The Royal Aberdeen Children’s Hospital has become the first such facility in Scotland to employ a highly specialised medical professional with the support of The ARCHIE Foundation.
Katie Anderson has taken on the role of paediatric surgical first assistant, which will allow her to care for sick children from the north-east, Orkney and Shetland who attend RACH better than ever before.
Ms Anderson, 27, qualified as a paediatric nurse in 2010 from Robert Gordon University and subsequently got a job as a paediatric theatre nurse at the RACH.
However, the ambitious Ms Anderson grew frustrated with not being able to help in theatre as much as she wished, and realised the only way to proceed professionally would be to undertake long-distance learning to become Scotland’s first Band 6 paediatric surgical first assistant.
When she approached The ARCHIE Foundation last year to help fund her advanced training to help sick children even further, the charity was eager to assist.
Ms Anderson has now qualified and is using her new skills to provide even greater care to the children at RACH.
The ARCHIE Foundation’s chief executive David Cunningham said: “Not everybody realises the foundation funds a number of specialist posts in Royal Aberdeen Children’s Hospital, such as a paediatric specialist pain nurse, an additional member of the play team and a family support worker in our parent accommodation suite.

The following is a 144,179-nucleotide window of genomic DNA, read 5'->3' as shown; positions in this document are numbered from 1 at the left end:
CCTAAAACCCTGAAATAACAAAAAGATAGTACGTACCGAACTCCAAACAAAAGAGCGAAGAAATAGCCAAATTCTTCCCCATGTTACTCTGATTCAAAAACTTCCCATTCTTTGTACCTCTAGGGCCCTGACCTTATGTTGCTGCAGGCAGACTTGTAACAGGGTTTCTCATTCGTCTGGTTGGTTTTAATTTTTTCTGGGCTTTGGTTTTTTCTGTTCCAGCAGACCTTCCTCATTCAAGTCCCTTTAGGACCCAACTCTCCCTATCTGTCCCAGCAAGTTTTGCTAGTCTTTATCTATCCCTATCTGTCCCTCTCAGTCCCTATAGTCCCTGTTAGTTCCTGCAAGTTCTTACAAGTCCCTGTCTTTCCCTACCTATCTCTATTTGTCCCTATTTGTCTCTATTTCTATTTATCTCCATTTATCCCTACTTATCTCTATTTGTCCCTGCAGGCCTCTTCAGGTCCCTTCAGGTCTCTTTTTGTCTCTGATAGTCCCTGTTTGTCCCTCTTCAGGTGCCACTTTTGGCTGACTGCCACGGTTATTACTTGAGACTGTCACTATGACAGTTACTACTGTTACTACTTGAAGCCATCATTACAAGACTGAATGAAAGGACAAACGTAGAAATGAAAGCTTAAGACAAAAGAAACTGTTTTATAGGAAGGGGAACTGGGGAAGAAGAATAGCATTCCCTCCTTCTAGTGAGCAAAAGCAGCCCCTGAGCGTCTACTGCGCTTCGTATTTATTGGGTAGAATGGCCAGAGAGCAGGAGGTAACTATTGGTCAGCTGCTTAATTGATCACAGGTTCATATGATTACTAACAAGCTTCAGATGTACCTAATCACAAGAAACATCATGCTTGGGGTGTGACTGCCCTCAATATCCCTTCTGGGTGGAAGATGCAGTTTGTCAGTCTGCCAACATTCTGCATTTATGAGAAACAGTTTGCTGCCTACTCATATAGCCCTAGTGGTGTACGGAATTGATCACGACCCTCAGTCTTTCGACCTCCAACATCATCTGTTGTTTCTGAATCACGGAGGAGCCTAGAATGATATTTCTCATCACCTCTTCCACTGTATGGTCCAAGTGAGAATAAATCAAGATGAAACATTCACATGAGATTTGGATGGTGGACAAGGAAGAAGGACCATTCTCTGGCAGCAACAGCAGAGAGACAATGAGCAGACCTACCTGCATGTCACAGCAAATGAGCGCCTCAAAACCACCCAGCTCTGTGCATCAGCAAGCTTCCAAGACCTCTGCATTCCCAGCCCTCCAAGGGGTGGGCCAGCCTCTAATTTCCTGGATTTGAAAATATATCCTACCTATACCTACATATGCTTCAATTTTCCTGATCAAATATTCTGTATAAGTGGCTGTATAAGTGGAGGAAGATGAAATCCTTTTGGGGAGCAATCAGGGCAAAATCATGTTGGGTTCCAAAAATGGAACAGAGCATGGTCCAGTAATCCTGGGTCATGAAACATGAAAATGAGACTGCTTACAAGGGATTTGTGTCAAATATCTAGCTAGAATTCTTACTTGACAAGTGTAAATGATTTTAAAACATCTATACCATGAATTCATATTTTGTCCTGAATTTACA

“We are now incredibly proud of her achievement and are delighted to have played a small part in that success.”
Paediatric orthopaedic surgeon, Tim Dougall, added: “Katie can now have much more involvement with patients and can assist surgeons during operations, taking on some of the smaller tasks which can take up valuable surgical time.
“This can enable a surgeon to see more patients, especially in circumstances where, without a qualified assistant being available, operations may be delayed.
“This is very beneficial for everyone and we’re extremely grateful to The ARCHIE Foundation.”
Ms Anderson explained: “I love what I do, especially my ability to have more involvement with the patients, able to reassure them in advance of their operation and being a familiar face as they recover from the anaesthetic.
“It makes a real difference to the children and their families, and me too.”